We like to cook many of our meals in the coach. It came with a high quality, nice two-element electric cook top which the actuarial tables told us we did not have time to use. We replaced that with a Seaward two-burner propane cook top and a 5 pound (1.2 gallon) cylinder under the kitchen counter with an extra cylinder for backup. That problem is solved as far as I'm concerned.

We're now happy to go forth and RV as we have in the past with our almost-all-electric coach.



FWIW

Can you post pictures of your conversion?
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Old 12-26-2014, 04:53 PM   #11
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Conversion PIX

Quote:
Originally Posted by RV Norm View Post
Can you post pictures of your conversion?
Norm,

Be happy to but it will be a few days. The coach is in storage at the moment. Here's the cook top we bought.

Seaward Model 2277 Two Burner Cook Top

I had the folks at Premier RV in Junction City, OR, install it. The original electric cook top opening had to be enlarged for this particular model. However, I think the 2276 model would have simply dropped into the existing opening. There was 12VDC nearby to run the sparker/igniter that I believe was originally used to energize the 120 VAC contactor. The contactor was wired through an interlock to de-energize the electric cook top if the cover was lowered into place.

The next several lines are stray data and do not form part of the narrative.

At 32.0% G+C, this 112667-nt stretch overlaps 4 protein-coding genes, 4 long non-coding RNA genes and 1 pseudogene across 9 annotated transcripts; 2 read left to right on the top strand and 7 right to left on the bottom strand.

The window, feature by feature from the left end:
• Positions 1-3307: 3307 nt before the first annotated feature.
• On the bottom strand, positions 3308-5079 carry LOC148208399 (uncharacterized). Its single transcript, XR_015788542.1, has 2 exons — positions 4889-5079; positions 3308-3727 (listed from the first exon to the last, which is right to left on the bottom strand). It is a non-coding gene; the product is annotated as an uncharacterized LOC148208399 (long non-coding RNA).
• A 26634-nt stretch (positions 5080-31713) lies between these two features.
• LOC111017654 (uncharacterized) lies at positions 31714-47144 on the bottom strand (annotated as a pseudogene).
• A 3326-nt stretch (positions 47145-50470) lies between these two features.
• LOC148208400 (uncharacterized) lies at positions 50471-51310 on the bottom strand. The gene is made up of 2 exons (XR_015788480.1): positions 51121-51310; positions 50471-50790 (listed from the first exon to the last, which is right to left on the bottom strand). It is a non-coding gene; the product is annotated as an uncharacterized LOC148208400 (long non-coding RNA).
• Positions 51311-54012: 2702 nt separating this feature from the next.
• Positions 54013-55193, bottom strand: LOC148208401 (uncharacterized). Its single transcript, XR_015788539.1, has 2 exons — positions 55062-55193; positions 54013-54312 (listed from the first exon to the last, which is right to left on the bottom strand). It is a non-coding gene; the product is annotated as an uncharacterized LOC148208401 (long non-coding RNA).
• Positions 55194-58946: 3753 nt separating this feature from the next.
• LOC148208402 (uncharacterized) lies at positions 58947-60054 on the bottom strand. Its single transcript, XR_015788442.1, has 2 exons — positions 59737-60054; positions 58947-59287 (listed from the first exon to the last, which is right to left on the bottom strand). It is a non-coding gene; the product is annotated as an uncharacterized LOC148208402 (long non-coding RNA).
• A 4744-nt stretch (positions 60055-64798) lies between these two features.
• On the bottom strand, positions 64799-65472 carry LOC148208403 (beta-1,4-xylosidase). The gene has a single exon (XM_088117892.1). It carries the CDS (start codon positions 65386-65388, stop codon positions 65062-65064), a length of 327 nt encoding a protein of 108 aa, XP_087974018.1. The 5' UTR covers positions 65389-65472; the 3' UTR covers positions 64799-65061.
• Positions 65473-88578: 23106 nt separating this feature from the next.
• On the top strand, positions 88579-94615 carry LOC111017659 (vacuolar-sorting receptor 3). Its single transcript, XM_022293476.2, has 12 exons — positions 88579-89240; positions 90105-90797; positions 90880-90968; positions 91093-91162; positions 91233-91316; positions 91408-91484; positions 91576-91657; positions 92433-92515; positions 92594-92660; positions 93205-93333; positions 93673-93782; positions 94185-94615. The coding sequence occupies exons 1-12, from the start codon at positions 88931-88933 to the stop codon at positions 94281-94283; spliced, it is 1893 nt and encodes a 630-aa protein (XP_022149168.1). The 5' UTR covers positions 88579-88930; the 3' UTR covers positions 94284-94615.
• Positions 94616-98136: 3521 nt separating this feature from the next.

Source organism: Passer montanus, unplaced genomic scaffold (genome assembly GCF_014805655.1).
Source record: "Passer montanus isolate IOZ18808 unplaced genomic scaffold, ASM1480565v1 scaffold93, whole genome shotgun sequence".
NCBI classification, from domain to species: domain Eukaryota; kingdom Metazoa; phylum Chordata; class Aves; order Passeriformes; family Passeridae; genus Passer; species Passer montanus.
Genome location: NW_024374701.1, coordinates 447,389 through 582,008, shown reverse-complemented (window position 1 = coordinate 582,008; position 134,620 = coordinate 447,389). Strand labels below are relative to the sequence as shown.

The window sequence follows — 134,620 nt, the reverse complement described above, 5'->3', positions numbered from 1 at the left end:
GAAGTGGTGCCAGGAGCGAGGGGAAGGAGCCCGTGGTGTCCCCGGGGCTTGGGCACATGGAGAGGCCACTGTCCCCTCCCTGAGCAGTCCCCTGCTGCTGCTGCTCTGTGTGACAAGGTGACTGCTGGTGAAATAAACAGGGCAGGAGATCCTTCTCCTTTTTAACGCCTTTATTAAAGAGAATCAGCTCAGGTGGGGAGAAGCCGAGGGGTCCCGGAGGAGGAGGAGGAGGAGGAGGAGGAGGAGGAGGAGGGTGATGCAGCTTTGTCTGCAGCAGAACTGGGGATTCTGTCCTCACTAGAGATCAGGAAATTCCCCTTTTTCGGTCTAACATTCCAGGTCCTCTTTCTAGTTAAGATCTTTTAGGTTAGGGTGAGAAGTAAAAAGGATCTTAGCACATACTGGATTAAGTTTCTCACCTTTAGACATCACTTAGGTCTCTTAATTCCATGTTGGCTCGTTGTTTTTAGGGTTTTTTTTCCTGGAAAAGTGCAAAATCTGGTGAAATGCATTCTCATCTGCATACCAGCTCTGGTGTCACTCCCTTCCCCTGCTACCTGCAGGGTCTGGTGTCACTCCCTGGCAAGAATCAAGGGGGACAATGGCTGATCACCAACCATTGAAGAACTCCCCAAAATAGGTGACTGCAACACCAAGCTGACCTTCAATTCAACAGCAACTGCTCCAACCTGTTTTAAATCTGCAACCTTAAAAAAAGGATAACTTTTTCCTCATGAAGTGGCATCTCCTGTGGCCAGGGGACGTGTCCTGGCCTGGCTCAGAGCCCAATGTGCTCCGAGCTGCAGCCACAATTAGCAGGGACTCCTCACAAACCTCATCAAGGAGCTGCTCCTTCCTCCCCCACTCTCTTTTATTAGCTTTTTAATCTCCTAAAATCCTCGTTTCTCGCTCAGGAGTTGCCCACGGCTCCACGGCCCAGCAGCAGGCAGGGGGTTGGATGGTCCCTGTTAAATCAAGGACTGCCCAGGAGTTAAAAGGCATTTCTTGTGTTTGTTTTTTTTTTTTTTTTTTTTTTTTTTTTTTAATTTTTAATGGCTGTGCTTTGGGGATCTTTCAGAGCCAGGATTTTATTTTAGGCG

The cylinder was placed behind the slide-out trash can.

HTH
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Old 12-26-2014, 04:59 PM   #12
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Quote:
Originally Posted by SCBen View Post
In the market for a new motorhome; and I was trying to figure out if a coach that was total electric or one that used propane was better. Any comments would be appreciated.
If you "camp" where you get enough power to support all of your electrical needs, then you can go all electric. Just keep in mind that many places still only supply 30 amps max and unless you have a smart electric management system, an all electric may be problematic.
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Old 12-26-2014, 05:13 PM   #13
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I've seen this 'all electric' question pop up a couple times. It seems reasonable to conclude that the best option is one that fits your particular needs, blah blah blah.

But I've always wondered what advantages there are to going all electric? I mean, why limit your options? Is it just because there's one less system to monitor and maintain? Or less weight to carry and account for?

For me, even if you never plan on using propane it would be nice to have it and not use it rather than need it and not have it. So I'm just wondering what part of the equation I'm missing?
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Old 12-26-2014, 05:28 PM   #14
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There are various calculators that can provide a little guidance on the costs based on electric rates vs fuel costs.

Here is one.